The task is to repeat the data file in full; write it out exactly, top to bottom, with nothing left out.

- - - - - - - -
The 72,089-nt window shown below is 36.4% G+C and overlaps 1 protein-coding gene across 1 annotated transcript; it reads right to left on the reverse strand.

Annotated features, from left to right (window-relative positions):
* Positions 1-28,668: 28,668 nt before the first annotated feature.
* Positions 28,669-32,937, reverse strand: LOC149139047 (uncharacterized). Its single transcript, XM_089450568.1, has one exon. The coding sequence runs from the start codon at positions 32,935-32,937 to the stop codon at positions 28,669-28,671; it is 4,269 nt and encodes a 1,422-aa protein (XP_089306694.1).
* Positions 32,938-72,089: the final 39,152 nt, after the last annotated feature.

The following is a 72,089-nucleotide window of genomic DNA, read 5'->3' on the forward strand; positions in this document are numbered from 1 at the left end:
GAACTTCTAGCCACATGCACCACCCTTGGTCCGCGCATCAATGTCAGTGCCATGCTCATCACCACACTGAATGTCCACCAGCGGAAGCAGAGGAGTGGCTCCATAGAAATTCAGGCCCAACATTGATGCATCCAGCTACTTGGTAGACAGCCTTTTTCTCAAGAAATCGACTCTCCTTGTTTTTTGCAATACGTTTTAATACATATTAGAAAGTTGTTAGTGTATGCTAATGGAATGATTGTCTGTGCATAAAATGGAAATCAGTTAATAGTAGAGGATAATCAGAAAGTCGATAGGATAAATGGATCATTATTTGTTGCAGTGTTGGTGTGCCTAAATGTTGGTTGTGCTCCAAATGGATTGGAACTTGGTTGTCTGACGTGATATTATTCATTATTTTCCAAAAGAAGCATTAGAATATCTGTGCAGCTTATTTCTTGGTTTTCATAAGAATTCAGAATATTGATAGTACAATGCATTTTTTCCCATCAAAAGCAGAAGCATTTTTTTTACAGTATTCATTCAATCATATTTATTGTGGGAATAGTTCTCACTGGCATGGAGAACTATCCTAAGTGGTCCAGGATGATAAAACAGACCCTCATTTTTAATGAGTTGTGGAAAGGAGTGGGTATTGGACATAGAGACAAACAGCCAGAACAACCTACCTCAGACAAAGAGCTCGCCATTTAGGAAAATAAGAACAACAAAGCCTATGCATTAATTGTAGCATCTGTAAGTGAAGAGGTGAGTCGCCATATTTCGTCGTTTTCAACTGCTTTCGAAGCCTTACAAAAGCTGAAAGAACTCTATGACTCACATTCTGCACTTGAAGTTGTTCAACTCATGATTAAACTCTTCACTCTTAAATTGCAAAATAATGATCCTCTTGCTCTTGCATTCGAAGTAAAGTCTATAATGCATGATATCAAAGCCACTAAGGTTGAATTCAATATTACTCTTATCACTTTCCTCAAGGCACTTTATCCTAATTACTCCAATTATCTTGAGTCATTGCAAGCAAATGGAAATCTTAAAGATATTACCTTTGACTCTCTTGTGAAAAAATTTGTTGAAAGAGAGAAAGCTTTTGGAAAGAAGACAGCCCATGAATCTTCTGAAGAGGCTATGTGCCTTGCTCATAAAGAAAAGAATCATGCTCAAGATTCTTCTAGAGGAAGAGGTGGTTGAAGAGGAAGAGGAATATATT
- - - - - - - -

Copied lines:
The 72,089-nt window shown below is 36.4% G+C and overlaps 1 protein-coding gene across 1 annotated transcript; it reads right to left on the reverse strand.

Annotated features, from left to right (window-relative positions):
* Positions 1-28,668: 28,668 nt before the first annotated feature.
* Positions 28,669-32,937, reverse strand: LOC149139047 (uncharacterized). Its single transcript, XM_089450568.1, has one exon. The coding sequence runs from the start codon at positions 32,935-32,937 to the stop codon at positions 28,669-28,671; it is 4,269 nt and encodes a 1,422-aa protein (XP_089306694.1).
* Positions 32,938-72,089: the final 39,152 nt, after the last annotated feature.

The following is a 72,089-nucleotide window of genomic DNA, read 5'->3' on the forward strand; positions in this document are numbered from 1 at the left end:
GAACTTCTAGCCACATGCACCACCCTTGGTCCGCGCATCAATGTCAGTGCCATGCTCATCACCACACTGAATGTCCACCAGCGGAAGCAGAGGAGTGGCTCCATAGAAATTCAGGCCCAACATTGATGCATCCAGCTACTTGGTAGACAGCCTTTTTCTCAAGAAATCGACTCTCCTTGTTTTTTGCAATACGTTTTAATACATATTAGAAAGTTGTTAGTGTATGCTAATGGAATGATTGTCTGTGCATAAAATGGAAATCAGTTAATAGTAGAGGATAATCAGAAAGTCGATAGGATAAATGGATCATTATTTGTTGCAGTGTTGGTGTGCCTAAATGTTGGTTGTGCTCCAAATGGATTGGAACTTGGTTGTCTGACGTGATATTATTCATTATTTTCCAAAAGAAGCATTAGAATATCTGTGCAGCTTATTTCTTGGTTTTCATAAGAATTCAGAATATTGATAGTACAATGCATTTTTTCCCATCAAAAGCAGAAGCATTTTTTTTACAGTATTCATTCAATCATATTTATTGTGGGAATAGTTCTCACTGGCATGGAGAACTATCCTAAGTGGTCCAGGATGATAAAACAGACCCTCATTTTTAATGAGTTGTGGAAAGGAGTGGGTATTGGACATAGAGACAAACAGCCAGAACAACCTACCTCAGACAAAGAGCTCGCCATTTAGGAAAATAAGAACAACAAAGCCTATGCATTAATTGTAGCATCTGTAAGTGAAGAGGTGAGTCGCCATATTTCGTCGTTTTCAACTGCTTTCGAAGCCTTACAAAAGCTGAAAGAACTCTATGACTCACATTCTGCACTTGAAGTTGTTCAACTCATGATTAAACTCTTCACTCTTAAATTGCAAAATAATGATCCTCTTGCTCTTGCATTCGAAGTAAAGTCTATAATGCATGATATCAAAGCCACTAAGGTTGAATTCAATATTACTCTTATCACTTTCCTCAAGGCACTTTATCCTAATTACTCCAATTATCTTGAGTCATTGCAAGCAAATGGAAATCTTAAAGATATTACCTTTGACTCTCTTGTGAAAAAATTTGTTGAAAGAGAGAAAGCTTTTGGAAAGAAGACAGCCCATGAATCTTCTGAAGAGGCTATGTGCCTTGCTCATAAAGAAAAGAATCATGCTCAAGATTCTTCTAGAGGAAGAGGTGGTTGAAGAGGAAGAGGAATATATT